Dower and Courtesy
Property acquired or earned by either spouse during marriage is marital property. Property earned prior to marriage, gifts, and inheritances are considered separate property. These properties can be converted into marital property. Upon the death of either spouse, marital property will be distributed subject to the deceased spouse’s will, rules of marital property, or intestate succession.
The rights of dower and curtesy are a set of rules relating to division of marital property, providing a surviving spouse with a means of support upon the death of the other spouse. Dower and curtesy rights arise upon the death of a spouse. Dower is a wife’s interest in her husband’s property upon his death. It is a portion of a deceased husband’s real property, usually one-third, that a widow is legally entitled to use during her lifetime to support herself and their children. A wife may claim the dower if her husband dies without a will or if she dissents from the will. In the U.S., many states have abolished dower rights and adopted rights of inheritance in place of dower. Where the dower right still exists, the right attaches to a land as soon as it comes into a husband’s possession. A dower right cannot be defeated by conveyance of a land by a husband in his lifetime unless the wife joins in the deed. If a wife is the guilty party in a divorce or if a marriage is annulled, the wife will not be entitled to dower.
A husband’s entitlement to a life estate that his wife possessed at her death is curtesy right. For curtesy, the couple must have a living child capable of inheriting his/ her mother’s estate. The common law provides that upon marriage, a husband acquires a right, called a freehold estate, to the use and profits of his wife’s lands. Upon the birth of a child capable of inheriting the land, a husband acquires a life estate or property interest. The husband can sell or mortgage the land and it can satisfy the claims of his creditors. Curtesy initiate is a husband’s right of curtesy before his wife’s death. It is the right created upon the birth of the couple’s first child. Curtesy consummate is a husband’s right of curtesy after his wife’s death. Upon the death of the wife, curtesy initiate becomes curtesy consummate. The right of curtesy rests upon proof of a legal marriage. Common law provides that an absolute divorce bars a claim of curtesy. Statutes in some states provide that curtesy can be denied upon proof of certain types of misconduct such as adultery and voluntary sexual intercourse of a married person with a person other than one’s spouse.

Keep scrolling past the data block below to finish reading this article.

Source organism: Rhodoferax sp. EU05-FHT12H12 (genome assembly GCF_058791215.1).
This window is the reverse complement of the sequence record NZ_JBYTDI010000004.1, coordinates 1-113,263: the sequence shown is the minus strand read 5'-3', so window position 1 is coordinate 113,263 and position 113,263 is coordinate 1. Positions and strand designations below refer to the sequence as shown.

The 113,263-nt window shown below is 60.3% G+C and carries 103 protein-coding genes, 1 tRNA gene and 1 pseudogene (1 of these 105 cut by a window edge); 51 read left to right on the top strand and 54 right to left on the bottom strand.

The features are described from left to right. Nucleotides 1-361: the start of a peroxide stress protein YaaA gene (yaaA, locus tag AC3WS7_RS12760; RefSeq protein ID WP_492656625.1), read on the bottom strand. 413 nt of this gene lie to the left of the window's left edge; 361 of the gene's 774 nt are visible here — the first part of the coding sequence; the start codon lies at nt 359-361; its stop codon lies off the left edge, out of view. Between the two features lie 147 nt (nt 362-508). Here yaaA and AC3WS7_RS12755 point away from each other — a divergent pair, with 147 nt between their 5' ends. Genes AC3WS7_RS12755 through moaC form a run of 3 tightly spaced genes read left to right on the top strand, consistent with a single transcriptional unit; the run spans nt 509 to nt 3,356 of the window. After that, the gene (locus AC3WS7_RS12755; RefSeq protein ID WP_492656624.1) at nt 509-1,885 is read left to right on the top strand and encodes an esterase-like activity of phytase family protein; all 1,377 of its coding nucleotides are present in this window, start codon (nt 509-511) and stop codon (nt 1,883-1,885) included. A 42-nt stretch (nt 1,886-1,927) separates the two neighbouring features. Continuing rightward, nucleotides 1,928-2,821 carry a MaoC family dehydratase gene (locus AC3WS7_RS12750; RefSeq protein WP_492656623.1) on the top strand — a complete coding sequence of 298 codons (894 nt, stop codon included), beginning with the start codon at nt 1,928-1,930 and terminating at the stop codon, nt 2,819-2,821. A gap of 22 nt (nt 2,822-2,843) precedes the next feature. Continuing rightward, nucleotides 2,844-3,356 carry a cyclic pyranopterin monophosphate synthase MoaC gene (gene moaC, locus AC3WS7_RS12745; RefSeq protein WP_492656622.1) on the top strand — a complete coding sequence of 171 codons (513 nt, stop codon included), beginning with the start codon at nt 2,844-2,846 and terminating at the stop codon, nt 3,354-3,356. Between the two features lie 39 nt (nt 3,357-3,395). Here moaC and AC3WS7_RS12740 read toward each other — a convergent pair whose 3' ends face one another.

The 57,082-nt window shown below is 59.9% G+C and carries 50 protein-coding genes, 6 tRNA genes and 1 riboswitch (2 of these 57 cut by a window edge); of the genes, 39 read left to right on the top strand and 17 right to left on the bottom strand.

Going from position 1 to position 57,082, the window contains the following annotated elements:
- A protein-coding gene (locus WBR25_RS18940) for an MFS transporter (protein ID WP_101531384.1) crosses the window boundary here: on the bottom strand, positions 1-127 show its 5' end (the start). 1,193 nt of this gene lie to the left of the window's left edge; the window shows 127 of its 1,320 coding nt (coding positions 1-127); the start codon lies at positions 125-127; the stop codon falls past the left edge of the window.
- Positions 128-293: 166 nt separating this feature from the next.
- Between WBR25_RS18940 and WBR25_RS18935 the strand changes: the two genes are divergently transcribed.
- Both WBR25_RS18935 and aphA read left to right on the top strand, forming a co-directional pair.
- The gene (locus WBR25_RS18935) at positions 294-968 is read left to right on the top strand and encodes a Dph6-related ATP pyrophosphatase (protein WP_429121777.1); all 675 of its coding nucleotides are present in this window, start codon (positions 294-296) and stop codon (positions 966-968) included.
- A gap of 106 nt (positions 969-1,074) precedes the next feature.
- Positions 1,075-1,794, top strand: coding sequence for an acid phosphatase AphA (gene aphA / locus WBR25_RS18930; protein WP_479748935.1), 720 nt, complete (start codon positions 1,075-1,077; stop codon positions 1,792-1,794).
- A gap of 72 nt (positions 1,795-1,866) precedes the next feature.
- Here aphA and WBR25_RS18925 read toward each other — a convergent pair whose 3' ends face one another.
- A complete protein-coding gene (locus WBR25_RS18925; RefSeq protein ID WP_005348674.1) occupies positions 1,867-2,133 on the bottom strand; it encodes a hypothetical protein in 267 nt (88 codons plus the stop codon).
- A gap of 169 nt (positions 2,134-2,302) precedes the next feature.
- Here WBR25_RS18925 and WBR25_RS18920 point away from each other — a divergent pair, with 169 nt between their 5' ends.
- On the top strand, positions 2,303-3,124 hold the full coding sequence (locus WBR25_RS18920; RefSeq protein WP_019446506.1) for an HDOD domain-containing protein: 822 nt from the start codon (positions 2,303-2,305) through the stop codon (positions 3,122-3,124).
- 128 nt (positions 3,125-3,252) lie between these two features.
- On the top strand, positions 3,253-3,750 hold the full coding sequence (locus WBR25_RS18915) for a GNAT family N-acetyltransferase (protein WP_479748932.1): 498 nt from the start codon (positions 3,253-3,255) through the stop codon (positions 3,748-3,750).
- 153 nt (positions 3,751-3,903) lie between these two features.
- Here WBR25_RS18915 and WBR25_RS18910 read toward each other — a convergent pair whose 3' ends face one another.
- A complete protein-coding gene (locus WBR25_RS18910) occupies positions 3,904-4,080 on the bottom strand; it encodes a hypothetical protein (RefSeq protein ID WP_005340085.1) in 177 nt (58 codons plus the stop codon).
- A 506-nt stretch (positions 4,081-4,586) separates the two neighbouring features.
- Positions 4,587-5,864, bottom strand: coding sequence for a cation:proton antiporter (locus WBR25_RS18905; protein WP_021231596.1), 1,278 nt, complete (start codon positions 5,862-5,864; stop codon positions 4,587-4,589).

Dower and curtesy rights have been abolished in most states. Laws of descent and distribution, divorce and property distribution, and use of joint tenancies are now common for possession and distribution of marital property. Eleven states have adopted the Uniform Disposition of Community Property Rights at Death Act. Most states have abolished dower and curtesy because discrimination on the basis of sex is now illegal in most states and provide the same benefits regardless of sex. Now a marital share is often known as a statutory or elective share. A statutory or elective share is the portion of a deceased person’s estate that the surviving spouse is entitled to claim under state law. In many states, the elective share or statutory share is about one-third of a deceased spouse’s property. In most states, if the deceased spouse left a will, the surviving spouse must choose either what the will provides or the elective share.